Source: TIME: Health - Category: Consumer Health News Authors: Tags: Uncategorized COVID-19 Source Type: news
This article originally appeared on the HJLuks site here. The post COVID-19 Update: A Message From Concerned Physicians appeared first on The Health Care Blog.
Source: The Health Care Blog - Category: Consumer Health News Authors: Tags: COVID-19 Health Policy Physicians Bryan Vartabedian Carrie Diulus coronavirus Eric Levi Ethan Weiss Howard Luks Joel Topf Nancy Yen Shipley Pandemic Source Type: blogs
Three months. That’s as long as Dr. Anthony Fauci, director of the National Institute of Allergy and Infectious Diseases at the National Institutes of Health, is willing to wait to get a vaccine candidate against the latest coronavirus that he can start testing in people. Since the virus was identified for the first time in people who fell ill with pneumonia-like symptoms in Wuhan, China, last December, the World Health Organization has declared this coronavirus outbreak, named 2019n-CoV, a public health emergency of international concern. In just over a month, more 11,000 people have tested positive for the virus in...
Source: TIME: Health - Category: Consumer Health News Authors: Tags: Uncategorized 2019-nCoV coronavirus Infectious Disease Source Type: news
Three months. That’s as long as Dr. Anthony Fauci, director of the National Institute of Allergy and Infectious Diseases at the National Institutes of Health, is willing to wait to get a vaccine candidate against the latest coronavirus that he can start testing in people. Since the virus was identified for the first time in people who fell ill with pneumonia-like symptoms in Wuhan, China, last December, the World Health Organization has declared this coronavirus outbreak, named 2019n-CoV, a public health emergency of international concern. In just over a month, more 11,000 people have tested positive for the virus in...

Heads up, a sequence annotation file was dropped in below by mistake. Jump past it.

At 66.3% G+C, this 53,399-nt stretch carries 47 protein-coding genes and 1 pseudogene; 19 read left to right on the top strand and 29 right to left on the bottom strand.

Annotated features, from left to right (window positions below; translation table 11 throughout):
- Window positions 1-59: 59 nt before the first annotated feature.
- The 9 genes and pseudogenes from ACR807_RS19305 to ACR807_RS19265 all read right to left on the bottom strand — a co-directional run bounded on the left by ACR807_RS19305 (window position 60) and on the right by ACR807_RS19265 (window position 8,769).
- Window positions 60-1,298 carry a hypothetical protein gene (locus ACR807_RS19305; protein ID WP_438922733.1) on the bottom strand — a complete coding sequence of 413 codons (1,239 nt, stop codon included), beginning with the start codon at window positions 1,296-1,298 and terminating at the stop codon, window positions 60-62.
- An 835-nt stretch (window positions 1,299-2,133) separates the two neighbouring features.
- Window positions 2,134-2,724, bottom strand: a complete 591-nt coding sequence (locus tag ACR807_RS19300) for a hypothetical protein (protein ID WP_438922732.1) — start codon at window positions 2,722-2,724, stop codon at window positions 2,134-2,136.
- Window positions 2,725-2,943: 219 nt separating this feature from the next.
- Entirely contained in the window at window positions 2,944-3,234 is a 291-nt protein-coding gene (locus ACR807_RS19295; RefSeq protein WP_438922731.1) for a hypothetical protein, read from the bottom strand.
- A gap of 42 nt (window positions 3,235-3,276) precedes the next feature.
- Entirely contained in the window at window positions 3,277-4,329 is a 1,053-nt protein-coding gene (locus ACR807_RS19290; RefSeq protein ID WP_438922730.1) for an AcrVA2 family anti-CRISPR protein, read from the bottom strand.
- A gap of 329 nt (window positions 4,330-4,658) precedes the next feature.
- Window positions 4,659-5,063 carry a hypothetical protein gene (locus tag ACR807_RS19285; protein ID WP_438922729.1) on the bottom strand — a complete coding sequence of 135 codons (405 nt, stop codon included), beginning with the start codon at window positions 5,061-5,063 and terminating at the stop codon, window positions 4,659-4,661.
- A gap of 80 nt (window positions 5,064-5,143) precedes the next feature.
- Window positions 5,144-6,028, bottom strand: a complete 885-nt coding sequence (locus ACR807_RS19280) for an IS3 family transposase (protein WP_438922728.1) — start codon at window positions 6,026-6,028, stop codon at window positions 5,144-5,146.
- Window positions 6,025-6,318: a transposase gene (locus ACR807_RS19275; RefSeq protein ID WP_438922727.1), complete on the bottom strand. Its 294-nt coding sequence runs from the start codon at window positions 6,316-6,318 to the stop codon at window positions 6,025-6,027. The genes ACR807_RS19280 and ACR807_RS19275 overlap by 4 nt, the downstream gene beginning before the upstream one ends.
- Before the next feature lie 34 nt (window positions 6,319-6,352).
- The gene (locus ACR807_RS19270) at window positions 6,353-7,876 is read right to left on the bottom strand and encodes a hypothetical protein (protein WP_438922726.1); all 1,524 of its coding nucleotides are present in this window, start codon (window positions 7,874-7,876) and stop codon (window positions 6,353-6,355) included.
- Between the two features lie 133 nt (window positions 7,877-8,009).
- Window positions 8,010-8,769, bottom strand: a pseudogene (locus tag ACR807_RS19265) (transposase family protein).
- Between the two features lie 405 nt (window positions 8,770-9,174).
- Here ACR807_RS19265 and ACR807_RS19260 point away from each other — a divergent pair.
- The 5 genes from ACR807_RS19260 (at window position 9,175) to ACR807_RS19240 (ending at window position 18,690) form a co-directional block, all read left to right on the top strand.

Source: TIME: Health - Category: Consumer Health News Authors: Tags: Uncategorized 2019-nCoV coronavirus Infectious Disease Source Type: news
As a novel coronavirus known as 2019-nCoV continues to spread throughout China and to countries across the world, the big question is: How long will the outbreak last—and how bad will it get? While some doctors have made predictions and outbreaks of similar coronaviruses like severe acute respiratory syndrome (SARS) and Middle East respiratory syndrome (MERS) provide clues, the short, if unsatisfying, answer is that no one is exactly sure. “There is no scientist nor sage on the planet that will tell you when the peak of this epidemic will occur,” said Dr. Michael Ryan, executive director of the World Heal...
Source: TIME: Health - Category: Consumer Health News Authors: Tags: Uncategorized 2019-nCoV Infectious Disease Source Type: news
Colorized scanning electron micrograph of MERS virus particles (yellow) both budding and attached to the surface of infected VERO E6 cells (blue). Credit: NIAIDBy Ifeanyi NsoforABUJA, Jan 21 2020 (IPS) The coronavirus outbreak — which began in Wuhan, China, and causes a pneumonia-like illness — is raging across Asia, infecting close to 300 people and killing four. It was initially known to be transmitted from animals to human, and was just confirmed to be transmitted from human to human. The rapid nature of its origin and speed in transmission reminds us that national security is threatened when ...
Source: IPS Inter Press Service - Health - Category: International Medicine & Public Health Authors: Tags: Global Headlines Health Source Type: news